Lots are fairly regular throughout the district in respect to width and depth within the subdivisions that were created as the land was opened up for development. There are a few exceptions including some older houses, First Presbyterian Church, the two public schools, commercial development, and Belhaven University which are all on larger lots. There are also some larger lots on Riverside Drive which has been developed with newer office type buildings. Closer to State Street larger lots are commonly mixed in with smaller lots. There are also a few apartment complexes throughout the district which have larger lots to accommodate several individual apartment buildings. The two public schools in the district have large lots to accommodate the school buildings and outdoor recreation. The largest lot by far in the district is Belhaven University's which compromises forty-two acres.1 Generally setbacks are fairly consistent for residential lots in the Belhaven Historic District, with the exception of a few of the larger houses which sometimes sit further back on larger lots.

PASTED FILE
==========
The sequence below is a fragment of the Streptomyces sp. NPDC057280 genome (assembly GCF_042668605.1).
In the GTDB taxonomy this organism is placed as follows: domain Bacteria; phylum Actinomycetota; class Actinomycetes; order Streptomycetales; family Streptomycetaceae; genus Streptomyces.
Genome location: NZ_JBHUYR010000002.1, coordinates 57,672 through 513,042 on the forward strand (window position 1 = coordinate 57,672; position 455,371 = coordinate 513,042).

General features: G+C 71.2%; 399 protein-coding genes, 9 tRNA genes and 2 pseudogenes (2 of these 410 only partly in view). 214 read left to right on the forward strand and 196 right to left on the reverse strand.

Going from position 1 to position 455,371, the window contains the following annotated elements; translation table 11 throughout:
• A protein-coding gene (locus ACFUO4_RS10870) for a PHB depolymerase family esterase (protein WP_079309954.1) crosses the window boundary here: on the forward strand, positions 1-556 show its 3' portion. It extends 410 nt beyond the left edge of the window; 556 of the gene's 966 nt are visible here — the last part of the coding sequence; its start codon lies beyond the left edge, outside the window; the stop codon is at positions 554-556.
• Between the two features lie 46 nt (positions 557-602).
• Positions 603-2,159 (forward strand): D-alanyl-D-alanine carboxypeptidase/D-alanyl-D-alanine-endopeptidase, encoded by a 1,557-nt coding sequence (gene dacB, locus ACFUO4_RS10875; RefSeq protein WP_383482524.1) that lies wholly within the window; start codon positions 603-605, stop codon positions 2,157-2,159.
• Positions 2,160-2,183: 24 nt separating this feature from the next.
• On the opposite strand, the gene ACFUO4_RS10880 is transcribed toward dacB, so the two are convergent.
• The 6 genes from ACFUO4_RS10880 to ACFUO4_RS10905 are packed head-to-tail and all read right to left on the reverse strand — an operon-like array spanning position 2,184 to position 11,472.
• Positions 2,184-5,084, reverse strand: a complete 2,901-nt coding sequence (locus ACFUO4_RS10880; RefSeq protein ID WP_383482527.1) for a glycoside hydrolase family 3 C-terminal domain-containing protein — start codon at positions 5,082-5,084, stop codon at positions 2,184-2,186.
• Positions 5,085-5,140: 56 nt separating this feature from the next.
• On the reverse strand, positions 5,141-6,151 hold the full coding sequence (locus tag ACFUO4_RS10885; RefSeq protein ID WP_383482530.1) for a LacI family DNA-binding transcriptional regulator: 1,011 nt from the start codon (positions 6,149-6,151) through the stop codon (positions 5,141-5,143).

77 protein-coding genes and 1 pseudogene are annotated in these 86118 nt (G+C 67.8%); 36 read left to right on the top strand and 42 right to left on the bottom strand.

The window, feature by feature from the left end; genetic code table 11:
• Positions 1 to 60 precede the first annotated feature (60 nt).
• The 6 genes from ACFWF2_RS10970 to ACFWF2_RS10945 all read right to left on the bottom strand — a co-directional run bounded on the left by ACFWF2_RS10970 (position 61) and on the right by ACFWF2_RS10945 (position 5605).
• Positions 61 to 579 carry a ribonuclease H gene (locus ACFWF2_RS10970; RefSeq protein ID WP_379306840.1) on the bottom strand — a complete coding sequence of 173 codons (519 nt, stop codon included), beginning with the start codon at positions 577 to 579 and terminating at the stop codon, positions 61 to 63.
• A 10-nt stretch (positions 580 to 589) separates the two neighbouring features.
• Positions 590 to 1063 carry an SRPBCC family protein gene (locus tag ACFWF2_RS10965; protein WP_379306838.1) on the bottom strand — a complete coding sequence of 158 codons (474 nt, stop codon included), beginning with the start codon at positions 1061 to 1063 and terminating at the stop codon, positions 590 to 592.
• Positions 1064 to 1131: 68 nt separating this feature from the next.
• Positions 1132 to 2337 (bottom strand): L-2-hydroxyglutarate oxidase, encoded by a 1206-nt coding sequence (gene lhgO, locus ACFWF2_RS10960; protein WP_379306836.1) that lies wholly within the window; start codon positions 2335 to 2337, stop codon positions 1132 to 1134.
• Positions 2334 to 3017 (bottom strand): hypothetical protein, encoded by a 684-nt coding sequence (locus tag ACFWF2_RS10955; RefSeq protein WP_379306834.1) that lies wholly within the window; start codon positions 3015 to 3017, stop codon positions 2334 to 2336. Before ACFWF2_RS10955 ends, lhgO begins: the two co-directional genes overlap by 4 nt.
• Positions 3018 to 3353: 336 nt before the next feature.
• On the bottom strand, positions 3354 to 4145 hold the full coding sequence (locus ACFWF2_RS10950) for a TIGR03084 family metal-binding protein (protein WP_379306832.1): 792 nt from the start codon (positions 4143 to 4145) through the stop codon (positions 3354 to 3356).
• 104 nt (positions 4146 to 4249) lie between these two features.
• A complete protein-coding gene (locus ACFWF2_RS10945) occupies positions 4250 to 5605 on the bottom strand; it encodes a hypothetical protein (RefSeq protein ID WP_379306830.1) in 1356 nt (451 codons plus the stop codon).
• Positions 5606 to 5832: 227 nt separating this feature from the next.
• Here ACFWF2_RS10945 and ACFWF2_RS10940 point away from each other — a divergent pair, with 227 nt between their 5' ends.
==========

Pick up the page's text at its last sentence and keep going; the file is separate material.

Adapted from: David Preziosi, Mississippi Heritage Trust, Belhaven Historic District, nomination document. 2011, National Register of Historic Places, Washington, D.C., accessed October, 2023.

Nearby Neighborhoods

Street Names
Arlington Street • Belhaven Street • Belmont Street • Belvoir Place • Carlisle Street • Devine Street • Edgewood Street • Euclid Avenue • Fairview Street • Fortification Street • Gillespie Street • Greymont Avenue • Hazel Street • Howard Street • Ivy Street • Jefferson Street North • Kenwood Place • Laurel Street • Linden Place • Lyncrest Avenue • Manship Street • Monroe Street • Myrtle Street • Oakwood Street • Olive Street • Park Avenue • Parkhurst Drive • Peachtree Street • Piedmont Street • Pine Street • Pinehaven Drive • Pinehurst Street • Poplar Boulevard • Quinn Street • River Park Drive • Riverside Drive • Rosehill Circle • Saint Ann Street • Saint Mary Street • State Street North • Whitworth Street